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, Feb 27, 2012
by Ned Wazowski

Why does Superman have a job?

Faster than a speeding bullet, able to leap tall buildings in a single bound… but don’t quit your day job.

One thing that’s never made sense about superheroes is why they have regular jobs.  If most of us mere mortals could fly, turn invisible, punch through a wall or incinerate objects with our heat-ray vision, you wouldn’t find us in a cubicle.  And it just seems downright depressing when the super-est of superheroes – Superman! – has to earn a living.

Of course, being a reporter means that he receives late-breaking news before the general public, so not only does he know where to go to fight crime, he has a plausible reason to be there.  You could even argue that his job as a journalist is an extension of his Superman responsibilities; bringing truth to the forefront and fighting for the little man. But couldn’t he just be Superman and call it a day?

Superheroes need alter egos, otherwise they’d have bad guys showing up at all hours of the night and they’d be fielding requests for Supermarket Grand Openings right and left.  So to be believable, you need a cover story.  You’ve got to have something for your alter ego to do all day long.  The flexible schedule of a journalist means that Superman doesn’t have to account for his time or whereabouts as long as he makes his story deadlines. Of course, Batman got it right.  The coolest alter ego is just to tell everyone you’re one of the idle rich.  It doesn’t hurt that he actually is rich.

So is that it – with all those superpowers, does Superman need the money?

Couldn’t he work on a donation basis – putting together grant requests like other non-profit organizations?  Certainly there would be enough corporations willing to underwrite some of his work, considering they are most likely potential victims of the city’s nefarious villains.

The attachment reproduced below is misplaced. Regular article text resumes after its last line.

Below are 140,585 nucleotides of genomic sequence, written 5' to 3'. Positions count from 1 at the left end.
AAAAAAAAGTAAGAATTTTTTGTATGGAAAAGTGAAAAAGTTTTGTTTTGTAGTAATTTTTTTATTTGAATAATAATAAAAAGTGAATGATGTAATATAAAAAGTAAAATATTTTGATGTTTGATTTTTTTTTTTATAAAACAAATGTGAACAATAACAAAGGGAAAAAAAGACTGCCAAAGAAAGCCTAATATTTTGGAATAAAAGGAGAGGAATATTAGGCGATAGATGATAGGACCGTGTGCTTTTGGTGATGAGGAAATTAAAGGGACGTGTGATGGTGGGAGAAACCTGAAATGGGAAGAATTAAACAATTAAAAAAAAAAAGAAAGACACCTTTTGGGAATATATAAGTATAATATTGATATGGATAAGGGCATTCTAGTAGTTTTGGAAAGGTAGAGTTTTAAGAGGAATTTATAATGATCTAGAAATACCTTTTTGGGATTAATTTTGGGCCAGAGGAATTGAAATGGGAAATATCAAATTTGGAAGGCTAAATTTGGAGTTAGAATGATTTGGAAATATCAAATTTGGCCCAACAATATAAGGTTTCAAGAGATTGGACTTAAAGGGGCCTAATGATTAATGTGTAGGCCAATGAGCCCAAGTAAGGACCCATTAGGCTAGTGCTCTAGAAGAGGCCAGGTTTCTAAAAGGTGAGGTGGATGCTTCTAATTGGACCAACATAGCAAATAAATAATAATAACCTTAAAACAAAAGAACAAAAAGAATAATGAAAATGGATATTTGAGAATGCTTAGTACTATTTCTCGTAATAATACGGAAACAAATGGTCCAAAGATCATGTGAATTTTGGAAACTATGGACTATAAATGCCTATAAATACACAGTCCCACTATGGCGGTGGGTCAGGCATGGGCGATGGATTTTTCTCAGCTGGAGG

Or, couldn’t he apply for a job with Metropolis P.D.?  They pay’s not great, but it’s a union job so he’d get benefits.  Health insurance is not much of an issue, but what about retirement?  He should probably be putting something away for his golden years.

But then it could be that Superman just really wants to be a reporter.  How sad that he’s cursed with being in the action rather than being allowed to write about it.  It seems that even superpowers can’t get you a Pulitzer.
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Roger Believe - Blissful Innocence (Beata Innocenza) - Illustrated comic book cover of woman floating our of water canal (circa 1980's) for an adventure in the vain of Dylan Dog and Martin Mystery - by Curio & Co. (Curio and Co. OG) www.curioandco.com

Blissful Innocence (Beata Innocenza)

Roger Believe

This giclée of the 1986 Roger Believe cover of Blissful Innocence (Beata Innocenza) is part...

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